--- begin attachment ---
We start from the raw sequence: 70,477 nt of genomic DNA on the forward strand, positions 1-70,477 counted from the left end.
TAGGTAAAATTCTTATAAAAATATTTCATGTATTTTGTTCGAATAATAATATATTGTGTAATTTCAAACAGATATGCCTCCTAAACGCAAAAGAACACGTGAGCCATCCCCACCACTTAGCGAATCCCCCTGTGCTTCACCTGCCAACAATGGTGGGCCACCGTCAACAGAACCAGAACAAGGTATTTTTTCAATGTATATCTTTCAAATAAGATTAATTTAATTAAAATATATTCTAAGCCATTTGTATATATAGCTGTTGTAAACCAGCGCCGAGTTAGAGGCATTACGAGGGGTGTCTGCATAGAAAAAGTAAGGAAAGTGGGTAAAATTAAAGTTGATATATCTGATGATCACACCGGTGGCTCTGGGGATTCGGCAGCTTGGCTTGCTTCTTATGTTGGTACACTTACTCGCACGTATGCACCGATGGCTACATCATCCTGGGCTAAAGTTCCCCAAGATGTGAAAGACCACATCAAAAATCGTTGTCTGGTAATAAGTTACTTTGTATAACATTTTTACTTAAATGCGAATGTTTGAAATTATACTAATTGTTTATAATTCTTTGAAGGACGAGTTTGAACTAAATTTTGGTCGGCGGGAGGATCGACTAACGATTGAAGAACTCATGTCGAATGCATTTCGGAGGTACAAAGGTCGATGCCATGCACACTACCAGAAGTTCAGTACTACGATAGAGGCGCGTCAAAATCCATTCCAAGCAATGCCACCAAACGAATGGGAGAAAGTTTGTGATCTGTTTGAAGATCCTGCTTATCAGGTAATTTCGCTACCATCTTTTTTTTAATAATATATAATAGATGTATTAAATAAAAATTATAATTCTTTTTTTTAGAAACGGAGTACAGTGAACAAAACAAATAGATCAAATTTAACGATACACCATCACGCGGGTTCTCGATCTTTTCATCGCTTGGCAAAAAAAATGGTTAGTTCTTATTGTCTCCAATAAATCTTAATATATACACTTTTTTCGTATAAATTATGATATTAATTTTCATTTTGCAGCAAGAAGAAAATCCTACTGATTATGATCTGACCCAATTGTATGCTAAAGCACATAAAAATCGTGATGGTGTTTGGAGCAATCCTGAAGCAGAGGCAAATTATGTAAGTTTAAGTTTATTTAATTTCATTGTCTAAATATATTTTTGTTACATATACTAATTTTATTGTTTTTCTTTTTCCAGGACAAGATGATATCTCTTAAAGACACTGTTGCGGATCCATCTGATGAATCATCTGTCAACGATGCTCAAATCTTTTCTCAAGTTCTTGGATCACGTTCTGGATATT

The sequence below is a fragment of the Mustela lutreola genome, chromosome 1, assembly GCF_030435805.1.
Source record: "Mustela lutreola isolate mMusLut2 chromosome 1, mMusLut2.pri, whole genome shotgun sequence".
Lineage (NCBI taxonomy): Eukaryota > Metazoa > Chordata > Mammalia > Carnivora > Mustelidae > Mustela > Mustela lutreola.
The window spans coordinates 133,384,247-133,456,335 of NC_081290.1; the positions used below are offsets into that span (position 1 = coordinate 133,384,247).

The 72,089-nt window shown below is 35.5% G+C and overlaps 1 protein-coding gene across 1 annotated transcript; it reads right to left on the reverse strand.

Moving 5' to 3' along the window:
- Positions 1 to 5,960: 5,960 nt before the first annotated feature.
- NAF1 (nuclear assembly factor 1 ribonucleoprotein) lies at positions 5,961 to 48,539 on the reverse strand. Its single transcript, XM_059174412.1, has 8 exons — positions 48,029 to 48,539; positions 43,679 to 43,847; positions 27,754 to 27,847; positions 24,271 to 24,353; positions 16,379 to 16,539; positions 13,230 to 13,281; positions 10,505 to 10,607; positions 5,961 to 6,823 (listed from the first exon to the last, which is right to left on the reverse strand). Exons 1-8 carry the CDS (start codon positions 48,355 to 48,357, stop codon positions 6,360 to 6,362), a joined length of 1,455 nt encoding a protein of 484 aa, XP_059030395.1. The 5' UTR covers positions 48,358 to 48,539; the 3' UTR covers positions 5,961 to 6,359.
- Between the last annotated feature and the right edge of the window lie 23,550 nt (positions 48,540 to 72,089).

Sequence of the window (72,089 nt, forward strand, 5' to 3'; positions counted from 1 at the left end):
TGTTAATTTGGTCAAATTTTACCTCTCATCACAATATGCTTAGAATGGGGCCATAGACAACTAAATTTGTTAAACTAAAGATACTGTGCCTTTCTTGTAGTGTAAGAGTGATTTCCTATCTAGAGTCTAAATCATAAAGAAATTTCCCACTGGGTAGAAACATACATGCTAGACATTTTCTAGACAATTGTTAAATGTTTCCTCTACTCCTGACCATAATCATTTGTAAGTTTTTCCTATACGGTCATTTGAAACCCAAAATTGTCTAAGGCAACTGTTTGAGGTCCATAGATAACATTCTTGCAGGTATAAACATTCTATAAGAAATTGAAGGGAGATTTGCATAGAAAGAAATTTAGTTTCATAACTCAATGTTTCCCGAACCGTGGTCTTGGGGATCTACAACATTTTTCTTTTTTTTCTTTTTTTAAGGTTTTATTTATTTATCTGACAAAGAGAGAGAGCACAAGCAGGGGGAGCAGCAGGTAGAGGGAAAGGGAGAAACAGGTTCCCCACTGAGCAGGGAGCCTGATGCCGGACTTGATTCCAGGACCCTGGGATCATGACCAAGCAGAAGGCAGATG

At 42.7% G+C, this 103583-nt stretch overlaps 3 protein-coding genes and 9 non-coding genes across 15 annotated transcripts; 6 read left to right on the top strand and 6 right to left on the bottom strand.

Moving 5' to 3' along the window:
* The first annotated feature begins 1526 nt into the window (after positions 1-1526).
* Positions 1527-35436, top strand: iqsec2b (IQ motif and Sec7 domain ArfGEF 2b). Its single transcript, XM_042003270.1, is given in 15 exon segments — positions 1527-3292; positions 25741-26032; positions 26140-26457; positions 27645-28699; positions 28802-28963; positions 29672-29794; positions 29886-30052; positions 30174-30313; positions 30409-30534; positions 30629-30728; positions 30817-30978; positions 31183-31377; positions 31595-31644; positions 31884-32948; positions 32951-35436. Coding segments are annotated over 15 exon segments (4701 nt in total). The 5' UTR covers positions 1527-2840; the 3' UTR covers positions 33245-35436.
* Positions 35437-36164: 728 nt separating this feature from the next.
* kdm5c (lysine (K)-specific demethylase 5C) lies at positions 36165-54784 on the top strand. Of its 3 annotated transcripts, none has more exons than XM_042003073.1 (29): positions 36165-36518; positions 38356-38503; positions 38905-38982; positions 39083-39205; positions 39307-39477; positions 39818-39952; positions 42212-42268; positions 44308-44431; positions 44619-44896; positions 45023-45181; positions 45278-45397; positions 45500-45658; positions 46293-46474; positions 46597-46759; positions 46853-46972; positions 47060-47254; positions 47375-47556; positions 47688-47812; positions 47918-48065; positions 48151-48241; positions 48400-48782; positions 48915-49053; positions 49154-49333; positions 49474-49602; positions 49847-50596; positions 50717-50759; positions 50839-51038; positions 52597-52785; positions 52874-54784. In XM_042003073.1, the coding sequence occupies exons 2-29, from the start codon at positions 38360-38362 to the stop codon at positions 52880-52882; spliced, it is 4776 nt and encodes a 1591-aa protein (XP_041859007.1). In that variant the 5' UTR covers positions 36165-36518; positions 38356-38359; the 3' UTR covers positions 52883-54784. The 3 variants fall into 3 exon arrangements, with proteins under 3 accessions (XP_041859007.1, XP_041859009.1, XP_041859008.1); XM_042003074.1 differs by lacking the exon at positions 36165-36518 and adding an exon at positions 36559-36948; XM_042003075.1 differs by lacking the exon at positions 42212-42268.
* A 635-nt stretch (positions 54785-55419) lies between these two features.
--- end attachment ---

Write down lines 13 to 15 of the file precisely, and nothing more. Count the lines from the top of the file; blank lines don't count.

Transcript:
TGTTAATTTGGTCAAATTTTACCTCTCATCACAATATGCTTAGAATGGGGCCATAGACAACTAAATTTGTTAAACTAAAGATACTGTGCCTTTCTTGTAGTGTAAGAGTGATTTCCTATCTAGAGTCTAAATCATAAAGAAATTTCCCACTGGGTAGAAACATACATGCTAGACATTTTCTAGACAATTGTTAAATGTTTCCTCTACTCCTGACCATAATCATTTGTAAGTTTTTCCTATACGGTCATTTGAAACCCAAAATTGTCTAAGGCAACTGTTTGAGGTCCATAGATAACATTCTTGCAGGTATAAACATTCTATAAGAAATTGAAGGGAGATTTGCATAGAAAGAAATTTAGTTTCATAACTCAATGTTTCCCGAACCGTGGTCTTGGGGATCTACAACATTTTTCTTTTTTTTCTTTTTTTAAGGTTTTATTTATTTATCTGACAAAGAGAGAGAGCACAAGCAGGGGGAGCAGCAGGTAGAGGGAAAGGGAGAAACAGGTTCCCCACTGAGCAGGGAGCCTGATGCCGGACTTGATTCCAGGACCCTGGGATCATGACCAAGCAGAAGGCAGATG

At 42.7% G+C, this 103583-nt stretch overlaps 3 protein-coding genes and 9 non-coding genes across 15 annotated transcripts; 6 read left to right on the top strand and 6 right to left on the bottom strand.

Moving 5' to 3' along the window: